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How To Feed Twitter with Your Shared Google Reader Items

I am an avid Google Reader user. Even though the popularity of RSS readers has waned over the last year, Google Reader is still the fastest interface to consume information about the topics that interest me. How can you go wrong with a service where j/k keys are down/up?
One problem I had with Google Reader is that I wanted to easily tweet my shared items to my friends on Twitter. I found a number of solutions with RSS feed functionality such as Hootsuite and TwitterFeed, but was not happy with any of them. Some items were not tweeted and I wanted more flexibility in the scheduling of tweets and formatting. I also found services like Posterous that are integrated with Google Reader to be cumbersome. I want just want to click “shift-s” to share and move on.

After investigating the problem with inconsistent feeding, I believe I understand the issue.

The Google Reader shared items are aggregated from a number of different RSS feeds. As a result, the published dates for the entries are not consistent.  Your Google Reader shared items do not behave as a typical RSS feed where each item has a newer published date. The generic RSS feed functionality in a service such as Hootsuite uses the published date to determine the next item to pull from the feed

instead of the time when you shared the item. As a result, items that you shared will get skipped if the next item was published before the item that was just tweeted.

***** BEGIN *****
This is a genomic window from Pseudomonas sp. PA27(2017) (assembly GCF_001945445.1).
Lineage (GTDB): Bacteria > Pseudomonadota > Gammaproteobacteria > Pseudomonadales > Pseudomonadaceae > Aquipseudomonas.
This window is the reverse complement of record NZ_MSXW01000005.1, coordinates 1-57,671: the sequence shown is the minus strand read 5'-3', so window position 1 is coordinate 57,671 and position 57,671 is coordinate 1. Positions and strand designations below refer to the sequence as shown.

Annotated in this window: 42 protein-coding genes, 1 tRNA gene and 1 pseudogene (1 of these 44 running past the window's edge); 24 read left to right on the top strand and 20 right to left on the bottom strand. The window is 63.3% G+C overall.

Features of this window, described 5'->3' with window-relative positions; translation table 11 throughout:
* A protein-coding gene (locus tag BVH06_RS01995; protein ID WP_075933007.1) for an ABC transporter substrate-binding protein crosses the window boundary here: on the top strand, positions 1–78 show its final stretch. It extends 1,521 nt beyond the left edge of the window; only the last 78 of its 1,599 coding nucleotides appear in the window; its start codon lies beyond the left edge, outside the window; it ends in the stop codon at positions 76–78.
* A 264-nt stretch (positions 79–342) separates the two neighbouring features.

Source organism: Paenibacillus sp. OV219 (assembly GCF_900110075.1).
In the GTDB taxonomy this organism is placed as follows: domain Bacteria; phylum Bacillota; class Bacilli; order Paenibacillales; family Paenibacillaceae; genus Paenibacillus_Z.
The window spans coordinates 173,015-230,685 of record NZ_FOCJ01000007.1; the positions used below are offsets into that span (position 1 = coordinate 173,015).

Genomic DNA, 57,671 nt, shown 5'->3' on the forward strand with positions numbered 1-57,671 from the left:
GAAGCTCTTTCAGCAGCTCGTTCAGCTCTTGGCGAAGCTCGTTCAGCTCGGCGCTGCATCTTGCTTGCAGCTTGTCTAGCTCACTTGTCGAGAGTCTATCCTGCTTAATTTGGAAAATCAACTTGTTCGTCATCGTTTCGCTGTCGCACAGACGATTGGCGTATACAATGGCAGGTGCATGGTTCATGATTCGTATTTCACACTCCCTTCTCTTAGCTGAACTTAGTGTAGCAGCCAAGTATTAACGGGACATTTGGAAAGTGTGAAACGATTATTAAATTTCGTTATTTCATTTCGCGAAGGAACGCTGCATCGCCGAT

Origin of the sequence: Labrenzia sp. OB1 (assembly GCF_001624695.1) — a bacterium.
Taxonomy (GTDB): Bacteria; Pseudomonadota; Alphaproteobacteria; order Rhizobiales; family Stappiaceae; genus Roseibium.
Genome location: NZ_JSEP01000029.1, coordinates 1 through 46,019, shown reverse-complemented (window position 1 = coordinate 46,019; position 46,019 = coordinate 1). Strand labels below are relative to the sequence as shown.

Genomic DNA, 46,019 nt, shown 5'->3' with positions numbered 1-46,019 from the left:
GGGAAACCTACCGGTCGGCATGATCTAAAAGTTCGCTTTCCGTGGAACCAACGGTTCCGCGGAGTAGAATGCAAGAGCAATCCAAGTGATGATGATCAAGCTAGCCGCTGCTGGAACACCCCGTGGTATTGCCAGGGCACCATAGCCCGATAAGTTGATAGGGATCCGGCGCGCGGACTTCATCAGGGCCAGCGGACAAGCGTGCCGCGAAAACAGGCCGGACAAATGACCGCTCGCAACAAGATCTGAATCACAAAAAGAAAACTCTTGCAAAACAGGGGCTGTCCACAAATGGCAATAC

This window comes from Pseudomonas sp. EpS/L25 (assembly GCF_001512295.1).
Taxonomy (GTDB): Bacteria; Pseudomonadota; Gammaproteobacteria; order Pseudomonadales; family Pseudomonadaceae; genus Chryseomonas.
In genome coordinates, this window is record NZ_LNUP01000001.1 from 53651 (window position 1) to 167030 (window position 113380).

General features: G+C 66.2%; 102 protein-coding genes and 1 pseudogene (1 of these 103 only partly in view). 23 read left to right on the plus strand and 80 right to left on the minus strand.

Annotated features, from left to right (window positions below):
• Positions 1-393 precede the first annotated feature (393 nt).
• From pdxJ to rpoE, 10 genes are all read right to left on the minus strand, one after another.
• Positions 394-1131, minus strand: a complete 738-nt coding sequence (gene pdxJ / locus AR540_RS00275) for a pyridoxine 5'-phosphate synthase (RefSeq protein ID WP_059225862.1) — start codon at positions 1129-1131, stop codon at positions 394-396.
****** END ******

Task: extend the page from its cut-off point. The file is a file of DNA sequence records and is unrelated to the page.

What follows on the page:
This problem can be solved. I created a simple bash shell script that will tweet your Google Reader shared items to Twitter by using the timestamp when the item was shared instead of the published date.

How to Install on MAC OS X

  1. Install xmlstartlet. The script has one dependency called xmlstarlet. Xmlstarlet is one of my favorite command line utilities useful for formatting xml and parsing xml files using xslt type processing. Visit this site for directions on how to install.
  2. Download the script. I uploaded the script to my github repository. Download shgr.sh from github and copy the downloaded file into your user directory.  You will need to give execute permission to the script by running:

    chmod 711 shgr.sh

  3. Configure the script. You will need to open shgr.sh in your favorite text editor and replace the configuration variables TWITTER_USERNAME and TWITTER_PASSWORD with your twitter username and password.

    TWITTERUSERNAME="<insertusername>"
    TWITTERPASSWORD="<insertpassword>"

  4. Find your shared items URL.   Login into Google Reader and find your feed URL.  Copy your feed URL to the clipboard.

  5. Schedule the script as a cron job. Cron is a time based schedule for unix-like computers such as MAC OS X. Follow the instructions here on installing a new crontab. The row in your crontab file should look similar to this:

    */30 * * * * /Users/ken/shgr.sh http://www.google.com/reader...

    The ’30′ represents the number of minutes between tweets when you have multiple items in your shared items.

Important Notes

What Does the Script Do?

The script retrieves the Google Reader RSS shared item feed and filters for new items using the Google timestamp.   The new items are placed in a temporary file.  The script then grabs the oldest item in the temporary file, shortens the URL, tweets the title with the shortened URL, and removes the item upon success.

Possible enhancements include adding sharing to Facebook, using the keychain for passwords, and scheduling your own tweets.

If you have any trouble installing the script or making it run, please let me know.  I would be happy to help you.

Update: I added the capability to use create hashtags for the tweet based on the categories of a given post. This change has been checked in to the git repo.

In Social media, Technology (Google, googlereader, HootSuite - Social Media Dashboard, News aggregator, RSS, Twitter, TwitterFeed)
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